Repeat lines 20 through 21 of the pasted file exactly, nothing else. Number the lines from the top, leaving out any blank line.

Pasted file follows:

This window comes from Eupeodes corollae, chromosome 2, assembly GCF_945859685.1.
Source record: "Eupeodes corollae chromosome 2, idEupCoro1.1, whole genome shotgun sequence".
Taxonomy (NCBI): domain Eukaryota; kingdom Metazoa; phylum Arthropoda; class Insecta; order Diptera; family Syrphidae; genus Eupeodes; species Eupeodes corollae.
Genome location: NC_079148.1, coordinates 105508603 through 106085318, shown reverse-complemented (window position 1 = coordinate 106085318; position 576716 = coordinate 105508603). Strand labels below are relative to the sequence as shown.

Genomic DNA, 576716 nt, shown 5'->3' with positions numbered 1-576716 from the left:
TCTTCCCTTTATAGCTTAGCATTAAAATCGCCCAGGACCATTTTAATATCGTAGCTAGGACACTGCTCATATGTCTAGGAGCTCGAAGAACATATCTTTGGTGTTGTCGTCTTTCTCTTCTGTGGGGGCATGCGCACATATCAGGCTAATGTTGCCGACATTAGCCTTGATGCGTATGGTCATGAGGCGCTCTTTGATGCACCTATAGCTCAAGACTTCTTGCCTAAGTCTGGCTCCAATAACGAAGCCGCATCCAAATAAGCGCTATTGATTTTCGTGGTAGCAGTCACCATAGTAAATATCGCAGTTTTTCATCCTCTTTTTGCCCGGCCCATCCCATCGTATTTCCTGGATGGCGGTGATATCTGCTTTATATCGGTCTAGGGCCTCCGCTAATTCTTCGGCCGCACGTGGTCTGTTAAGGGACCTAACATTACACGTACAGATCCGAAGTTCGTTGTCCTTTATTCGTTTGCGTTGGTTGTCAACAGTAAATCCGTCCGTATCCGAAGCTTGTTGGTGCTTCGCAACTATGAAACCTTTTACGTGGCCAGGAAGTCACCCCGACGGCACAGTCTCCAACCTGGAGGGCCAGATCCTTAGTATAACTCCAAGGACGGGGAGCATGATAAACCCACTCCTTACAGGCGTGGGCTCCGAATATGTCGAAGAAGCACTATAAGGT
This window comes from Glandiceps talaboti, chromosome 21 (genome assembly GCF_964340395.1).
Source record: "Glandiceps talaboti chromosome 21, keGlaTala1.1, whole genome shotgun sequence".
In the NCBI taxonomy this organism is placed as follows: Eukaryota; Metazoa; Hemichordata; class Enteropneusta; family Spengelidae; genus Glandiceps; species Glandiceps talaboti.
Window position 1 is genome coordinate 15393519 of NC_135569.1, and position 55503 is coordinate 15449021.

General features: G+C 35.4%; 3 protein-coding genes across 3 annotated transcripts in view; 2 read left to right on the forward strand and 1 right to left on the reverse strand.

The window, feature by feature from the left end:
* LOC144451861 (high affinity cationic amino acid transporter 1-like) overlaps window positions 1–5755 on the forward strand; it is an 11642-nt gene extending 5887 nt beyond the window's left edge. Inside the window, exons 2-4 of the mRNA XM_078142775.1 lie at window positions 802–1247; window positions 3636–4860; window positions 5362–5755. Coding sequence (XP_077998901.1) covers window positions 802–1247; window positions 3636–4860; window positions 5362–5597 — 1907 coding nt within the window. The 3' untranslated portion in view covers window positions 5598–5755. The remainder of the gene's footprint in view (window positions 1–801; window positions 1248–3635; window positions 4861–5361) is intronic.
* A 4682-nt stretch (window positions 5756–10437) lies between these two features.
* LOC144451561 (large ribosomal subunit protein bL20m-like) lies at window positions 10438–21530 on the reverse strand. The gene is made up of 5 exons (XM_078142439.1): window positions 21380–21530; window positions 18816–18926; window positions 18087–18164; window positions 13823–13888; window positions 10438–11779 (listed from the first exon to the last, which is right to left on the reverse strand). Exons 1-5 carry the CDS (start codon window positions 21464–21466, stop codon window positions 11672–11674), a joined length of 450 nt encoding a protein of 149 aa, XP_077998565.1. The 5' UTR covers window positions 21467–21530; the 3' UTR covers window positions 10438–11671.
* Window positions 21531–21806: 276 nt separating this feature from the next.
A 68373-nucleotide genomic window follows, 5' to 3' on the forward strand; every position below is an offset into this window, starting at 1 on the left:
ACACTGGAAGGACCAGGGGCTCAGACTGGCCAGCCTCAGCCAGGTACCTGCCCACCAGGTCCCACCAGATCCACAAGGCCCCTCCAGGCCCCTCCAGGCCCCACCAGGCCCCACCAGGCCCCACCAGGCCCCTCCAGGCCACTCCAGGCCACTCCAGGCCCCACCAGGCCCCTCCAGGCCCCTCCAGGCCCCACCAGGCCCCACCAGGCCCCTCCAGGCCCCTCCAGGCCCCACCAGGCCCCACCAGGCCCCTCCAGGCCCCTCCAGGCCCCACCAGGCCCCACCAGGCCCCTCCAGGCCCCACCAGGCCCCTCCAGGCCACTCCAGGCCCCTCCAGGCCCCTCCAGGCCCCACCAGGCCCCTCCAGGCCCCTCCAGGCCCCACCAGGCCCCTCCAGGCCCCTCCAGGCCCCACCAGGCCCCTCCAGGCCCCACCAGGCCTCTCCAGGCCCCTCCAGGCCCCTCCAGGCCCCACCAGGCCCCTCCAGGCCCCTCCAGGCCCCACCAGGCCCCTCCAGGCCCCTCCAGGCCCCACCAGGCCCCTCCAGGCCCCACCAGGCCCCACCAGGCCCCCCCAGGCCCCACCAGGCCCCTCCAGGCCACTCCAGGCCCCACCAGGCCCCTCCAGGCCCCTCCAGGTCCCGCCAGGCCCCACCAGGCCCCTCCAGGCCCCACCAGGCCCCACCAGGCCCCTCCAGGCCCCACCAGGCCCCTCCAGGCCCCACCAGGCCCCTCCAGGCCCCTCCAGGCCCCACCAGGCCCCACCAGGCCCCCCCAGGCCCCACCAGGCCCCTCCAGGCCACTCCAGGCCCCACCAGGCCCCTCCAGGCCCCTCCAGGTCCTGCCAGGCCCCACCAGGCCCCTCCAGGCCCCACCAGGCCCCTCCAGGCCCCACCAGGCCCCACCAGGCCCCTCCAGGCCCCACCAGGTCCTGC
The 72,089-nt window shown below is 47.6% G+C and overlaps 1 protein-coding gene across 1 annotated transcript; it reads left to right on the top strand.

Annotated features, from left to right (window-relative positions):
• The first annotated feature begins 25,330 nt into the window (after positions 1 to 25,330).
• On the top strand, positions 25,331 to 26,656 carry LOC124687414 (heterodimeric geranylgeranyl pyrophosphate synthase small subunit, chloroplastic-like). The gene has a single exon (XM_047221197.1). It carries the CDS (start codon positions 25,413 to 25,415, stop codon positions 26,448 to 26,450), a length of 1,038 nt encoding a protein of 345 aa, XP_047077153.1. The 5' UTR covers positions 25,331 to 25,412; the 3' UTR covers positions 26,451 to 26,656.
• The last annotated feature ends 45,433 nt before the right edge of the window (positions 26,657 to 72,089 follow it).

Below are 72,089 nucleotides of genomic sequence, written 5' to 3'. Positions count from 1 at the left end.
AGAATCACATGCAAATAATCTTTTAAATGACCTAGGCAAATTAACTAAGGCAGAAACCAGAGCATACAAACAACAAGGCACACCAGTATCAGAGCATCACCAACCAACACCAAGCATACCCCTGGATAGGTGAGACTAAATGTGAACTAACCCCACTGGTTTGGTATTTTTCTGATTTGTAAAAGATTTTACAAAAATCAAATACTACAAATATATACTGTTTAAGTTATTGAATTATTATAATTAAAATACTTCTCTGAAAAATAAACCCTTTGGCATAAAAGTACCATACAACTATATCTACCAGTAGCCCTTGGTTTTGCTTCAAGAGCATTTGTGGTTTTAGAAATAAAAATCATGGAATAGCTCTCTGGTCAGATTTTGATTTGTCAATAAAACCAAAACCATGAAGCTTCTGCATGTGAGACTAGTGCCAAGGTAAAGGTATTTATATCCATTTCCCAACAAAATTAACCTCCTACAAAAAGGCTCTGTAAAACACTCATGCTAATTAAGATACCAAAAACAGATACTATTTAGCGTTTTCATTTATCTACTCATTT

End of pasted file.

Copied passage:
Annotated features, from left to right (window-relative positions):
• The first annotated feature begins 25,330 nt into the window (after positions 1 to 25,330).